Rowena Harris (b. 1985, Norfolk, UK) lives and works in London. She received a BA in Fine Art at University College Falmouth, UK and an MFA in Art Practice at Goldsmiths College, London. In 2014 she won the Sainsbury’s Scholarship for The British School in Rome where she is currently working.
Rowena Harris is a multi-disciplinary artist. She uses materiality to instigate an exploration of the relationship between individuals and concrete artefacts, in an increasingly digitised environment. There is a heavy importance placed upon communication with the viewer, using objects to create a utilitarian discourse, pertaining to everyday entities and their aesthetic value.
In constructing this aesthetic, Harris uses materials such as concrete, Perspex and resin, which are implacably utilitarian; synthetic symbols of the individual's ability to create, but also contain a perceived soullessness, devoid of natural meaning. However, Harris ensures the human is present in all her works; particularly through the representation of hands, symbolising man's innate propensity for creation and suggesting his synthetic creations are ultimately an extension of humanity, a projection of its social consciousness.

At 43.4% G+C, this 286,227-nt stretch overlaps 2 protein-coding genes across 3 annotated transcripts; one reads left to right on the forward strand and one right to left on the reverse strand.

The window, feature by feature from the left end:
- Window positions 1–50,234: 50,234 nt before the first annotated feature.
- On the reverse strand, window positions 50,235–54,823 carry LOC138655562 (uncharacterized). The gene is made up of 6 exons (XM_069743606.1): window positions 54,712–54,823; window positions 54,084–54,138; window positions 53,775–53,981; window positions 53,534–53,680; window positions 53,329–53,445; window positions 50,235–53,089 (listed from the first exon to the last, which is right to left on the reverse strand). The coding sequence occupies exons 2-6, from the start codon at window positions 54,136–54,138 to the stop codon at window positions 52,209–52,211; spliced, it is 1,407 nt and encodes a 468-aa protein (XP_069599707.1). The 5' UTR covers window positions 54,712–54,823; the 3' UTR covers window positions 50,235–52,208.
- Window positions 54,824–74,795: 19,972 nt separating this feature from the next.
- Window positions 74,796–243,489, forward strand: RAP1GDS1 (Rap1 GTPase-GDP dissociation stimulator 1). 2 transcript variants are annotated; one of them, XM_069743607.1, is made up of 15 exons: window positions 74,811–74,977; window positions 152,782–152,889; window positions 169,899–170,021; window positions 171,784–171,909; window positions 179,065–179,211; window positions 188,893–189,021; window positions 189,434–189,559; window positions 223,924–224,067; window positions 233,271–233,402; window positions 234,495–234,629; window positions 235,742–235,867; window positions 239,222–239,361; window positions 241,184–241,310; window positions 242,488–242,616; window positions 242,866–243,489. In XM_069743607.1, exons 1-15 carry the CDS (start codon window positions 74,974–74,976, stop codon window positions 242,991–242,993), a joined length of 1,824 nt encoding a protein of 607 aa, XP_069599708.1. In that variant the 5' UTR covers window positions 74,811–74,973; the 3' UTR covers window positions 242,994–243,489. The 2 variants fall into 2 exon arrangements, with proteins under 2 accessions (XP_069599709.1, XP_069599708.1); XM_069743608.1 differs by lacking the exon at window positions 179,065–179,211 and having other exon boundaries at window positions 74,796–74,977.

Harris’ practice centres upon human perception and furthermore encompasses the phenomenological self into her work. As a result the body becomes part of the composition and comments upon the fact that humanity is defined by its potential to create. As a result, the technological and the synthetic become an extension of the organic. This is enhanced by a sense of individuation, whereby there are several disparate elements connected together, thematically or physically. Digital elements often provide an accompaniment to this, exemplifying the way objects are appreciated, dependent upon the way in which they are encountered. It also suggests the increasing unification of the human in a technologically advancing world.
Harris’ work constitutes an exploration of a shared experience between humankind and its creations, but also highlights the nature of discrete external objects and their unification, facilitated by human perception. The artist's oeuvre exemplifies the way in which humanity is simultaneously unified by a utilitarian desire for progress and individuated by phenomenological experience.